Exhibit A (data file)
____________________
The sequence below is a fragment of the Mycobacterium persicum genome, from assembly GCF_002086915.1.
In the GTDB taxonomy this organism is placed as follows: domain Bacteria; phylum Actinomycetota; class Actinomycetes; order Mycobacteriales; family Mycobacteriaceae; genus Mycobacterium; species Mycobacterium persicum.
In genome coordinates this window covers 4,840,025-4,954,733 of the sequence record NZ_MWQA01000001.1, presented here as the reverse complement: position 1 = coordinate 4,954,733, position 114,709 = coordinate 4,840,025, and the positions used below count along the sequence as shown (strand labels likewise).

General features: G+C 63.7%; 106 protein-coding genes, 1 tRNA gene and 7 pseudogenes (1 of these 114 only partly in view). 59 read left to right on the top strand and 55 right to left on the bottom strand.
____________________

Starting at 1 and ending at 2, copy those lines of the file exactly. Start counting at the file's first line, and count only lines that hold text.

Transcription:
The sequence below is a fragment of the Mycobacterium persicum genome, from assembly GCF_002086915.1.
In the GTDB taxonomy this organism is placed as follows: domain Bacteria; phylum Actinomycetota; class Actinomycetes; order Mycobacteriales; family Mycobacteriaceae; genus Mycobacterium; species Mycobacterium persicum.